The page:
At block 304, application data that is the object of the command issued at block 302 is transmitted to the general purpose computer. Since communication protocols for transmitting data over a network are generally known in the art, descriptions of the techniques used to implement this aspect of the method 300 will not be described here. Significantly, the present invention is designed to function in a system in which application data directed to a limited resource computer is first received by a general purpose computer. As described in further detail below, the general purpose computer acts as intermediary, or gateway, protecting the limited resource computer from malware that propagates on the network.
At block 306, the method 300 causes a scan of the application data received by the general purpose computer to be performed. As mentioned previously, software-implemented routines in the scan engine 204 (
At block 310, the method 300 performs actions for handling the detection of malware in the incoming application data. In this instance, the application data will not be forwarded to a limited resource computer that requested the application data. Instead, a warning message that indicates that the application is malware is transmitted to the limited resource computer. Moreover, other steps for handling a malware infection that are generally known in the art may be performed at block 310. Then the method 300 proceeds to block 318, where it terminates.
At block 312, the method 300 generates a signature of the application data received at the general purpose computer. In an exemplary embodiment of the present invention, a hash algorithm is used, at block 312, to process the application data or a characteristic subset of the application data and generate the signature. For example, the existing hash algorithm commonly known “SHA-1” may be used to generate the signature. However, other algorithms or functions that are capable of generating a signature from application data may be used without departing from the scope of the present invention. Thus, the example provided above should be construed as exemplary and not limiting.
As illustrated in
At block 316, the method 300 adds an entry for the application in the signature database 200, maintained on the limited resource computer. Generally described, the signature database 200 stores the security status of each application installed on a limited resource computer. As described in more detail below with reference to
For illustrative purposes and by way of example only, content in a representative signature database 200 is illustrated in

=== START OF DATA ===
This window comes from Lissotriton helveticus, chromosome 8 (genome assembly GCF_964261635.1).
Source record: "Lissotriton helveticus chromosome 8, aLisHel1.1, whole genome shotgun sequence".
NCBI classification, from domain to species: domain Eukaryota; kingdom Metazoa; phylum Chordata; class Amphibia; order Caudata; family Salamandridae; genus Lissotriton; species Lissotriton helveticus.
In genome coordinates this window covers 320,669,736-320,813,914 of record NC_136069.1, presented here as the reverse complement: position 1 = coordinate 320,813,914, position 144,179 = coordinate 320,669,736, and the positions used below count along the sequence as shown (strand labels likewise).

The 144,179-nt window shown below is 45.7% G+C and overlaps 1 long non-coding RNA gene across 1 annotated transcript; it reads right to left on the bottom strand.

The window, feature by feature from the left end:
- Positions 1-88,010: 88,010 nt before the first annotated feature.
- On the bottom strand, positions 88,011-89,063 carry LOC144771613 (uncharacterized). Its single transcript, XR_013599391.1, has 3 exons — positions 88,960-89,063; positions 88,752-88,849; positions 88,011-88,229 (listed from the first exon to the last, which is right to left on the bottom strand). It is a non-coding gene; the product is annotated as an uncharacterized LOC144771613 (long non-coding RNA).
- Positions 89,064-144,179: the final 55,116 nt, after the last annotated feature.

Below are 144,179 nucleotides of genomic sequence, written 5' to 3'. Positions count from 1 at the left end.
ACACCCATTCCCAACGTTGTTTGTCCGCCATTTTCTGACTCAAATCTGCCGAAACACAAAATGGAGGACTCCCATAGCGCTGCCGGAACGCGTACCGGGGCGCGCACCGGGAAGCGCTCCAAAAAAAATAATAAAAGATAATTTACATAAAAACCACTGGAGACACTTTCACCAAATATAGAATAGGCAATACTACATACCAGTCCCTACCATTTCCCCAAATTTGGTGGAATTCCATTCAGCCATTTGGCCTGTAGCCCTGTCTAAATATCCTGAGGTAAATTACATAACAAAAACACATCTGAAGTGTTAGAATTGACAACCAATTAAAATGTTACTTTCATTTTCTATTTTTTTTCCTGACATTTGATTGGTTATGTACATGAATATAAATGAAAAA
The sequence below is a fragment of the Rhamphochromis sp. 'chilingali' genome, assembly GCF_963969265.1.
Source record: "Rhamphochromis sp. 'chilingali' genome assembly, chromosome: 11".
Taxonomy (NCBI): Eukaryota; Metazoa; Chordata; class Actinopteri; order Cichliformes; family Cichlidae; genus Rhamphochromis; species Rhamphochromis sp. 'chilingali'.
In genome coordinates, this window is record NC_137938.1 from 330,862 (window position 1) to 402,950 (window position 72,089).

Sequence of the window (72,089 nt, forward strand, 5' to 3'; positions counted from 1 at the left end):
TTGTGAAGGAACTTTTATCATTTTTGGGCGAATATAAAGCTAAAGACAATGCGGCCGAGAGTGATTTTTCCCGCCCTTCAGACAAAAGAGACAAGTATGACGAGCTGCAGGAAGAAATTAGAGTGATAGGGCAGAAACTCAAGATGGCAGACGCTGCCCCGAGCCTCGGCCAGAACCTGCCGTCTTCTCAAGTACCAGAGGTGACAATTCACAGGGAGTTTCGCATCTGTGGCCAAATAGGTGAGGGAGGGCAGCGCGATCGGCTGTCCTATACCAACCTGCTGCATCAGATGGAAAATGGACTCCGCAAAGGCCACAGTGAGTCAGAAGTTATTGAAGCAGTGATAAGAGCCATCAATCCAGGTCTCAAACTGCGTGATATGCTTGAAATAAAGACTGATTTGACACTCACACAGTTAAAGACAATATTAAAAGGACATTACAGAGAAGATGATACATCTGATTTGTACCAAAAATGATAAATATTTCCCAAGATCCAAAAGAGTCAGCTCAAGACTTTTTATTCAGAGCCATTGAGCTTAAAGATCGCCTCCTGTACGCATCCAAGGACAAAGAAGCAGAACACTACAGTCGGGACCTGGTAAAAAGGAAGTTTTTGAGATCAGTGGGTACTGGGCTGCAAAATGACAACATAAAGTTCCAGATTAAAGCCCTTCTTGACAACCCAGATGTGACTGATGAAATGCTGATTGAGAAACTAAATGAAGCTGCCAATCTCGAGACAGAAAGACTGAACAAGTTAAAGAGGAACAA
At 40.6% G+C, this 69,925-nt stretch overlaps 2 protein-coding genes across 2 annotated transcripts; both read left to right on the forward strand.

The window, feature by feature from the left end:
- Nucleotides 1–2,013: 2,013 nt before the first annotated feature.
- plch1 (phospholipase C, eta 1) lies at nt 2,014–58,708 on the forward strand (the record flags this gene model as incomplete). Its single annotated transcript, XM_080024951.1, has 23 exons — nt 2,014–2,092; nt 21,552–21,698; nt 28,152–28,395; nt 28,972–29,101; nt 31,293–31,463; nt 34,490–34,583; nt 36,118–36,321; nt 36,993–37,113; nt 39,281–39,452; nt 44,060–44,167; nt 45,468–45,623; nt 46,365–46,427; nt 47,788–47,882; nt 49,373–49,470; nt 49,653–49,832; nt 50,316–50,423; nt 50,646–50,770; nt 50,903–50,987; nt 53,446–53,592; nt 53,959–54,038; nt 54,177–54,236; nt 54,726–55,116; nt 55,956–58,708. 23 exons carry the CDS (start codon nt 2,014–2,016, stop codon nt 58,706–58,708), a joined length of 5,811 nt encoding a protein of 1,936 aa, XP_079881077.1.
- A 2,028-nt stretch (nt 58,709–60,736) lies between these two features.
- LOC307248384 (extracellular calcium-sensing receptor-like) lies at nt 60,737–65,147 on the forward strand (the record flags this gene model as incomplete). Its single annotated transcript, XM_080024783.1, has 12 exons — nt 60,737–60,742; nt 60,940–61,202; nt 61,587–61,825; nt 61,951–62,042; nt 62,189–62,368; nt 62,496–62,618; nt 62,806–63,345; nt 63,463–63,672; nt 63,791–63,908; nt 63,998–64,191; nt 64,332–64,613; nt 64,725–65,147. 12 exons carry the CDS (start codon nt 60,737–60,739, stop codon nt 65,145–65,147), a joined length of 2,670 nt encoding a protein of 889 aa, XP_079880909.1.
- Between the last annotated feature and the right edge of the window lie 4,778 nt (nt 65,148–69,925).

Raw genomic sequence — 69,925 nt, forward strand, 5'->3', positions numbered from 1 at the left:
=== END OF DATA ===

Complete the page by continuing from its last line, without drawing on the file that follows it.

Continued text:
Returning to the method 300 described with reference to
As described above with reference to
As mentioned above, when an entry for an application is added to the signature database 200, the application may be executed on the limited resource computer. However, as mentioned previously, the operating system on a limited resource computer will typically be configured to query the signature database 200 before allowing an application to be executed. If the application's security classification is below the minimum required by the operation system, the application will not be executed. While a default configuration for the minimum security classification required to execute an application is provided, the minimum security classification may also be configured by the user. For example, a user may configure the limited resource computer to only allow applications to execute that are “known good.” Alternatively, a user may configure the limited resource computer to execute any application that is not “known malware.” Also, in some instances, an administrative entity such as the department of a corporation that manages a network may set a minimum security policy which may not be modified an individual user of the network. As a result, the administrative entity is able to manage limited resource computers connected to the network to only execute, for example, only applications that are “known good.”
Now with reference to
At block 502, the update method 500 remains idle until a communication connection is established between the general purpose computer (e.g., the service provider server 210) and the limited resource computer (e.g., the client computer 102) that implement the present invention. Those skilled in the art and others will recognize that, in practice, limited resource computers frequently disconnect from communication networks and “docking” stations. In accordance with one embodiment of the present invention, the update method 500 performs a scan for malware each time a communication connection is established with the limited resource computer. However, the analysis performed by the method 500 may occur in other instances without departing from the scope of the present invention.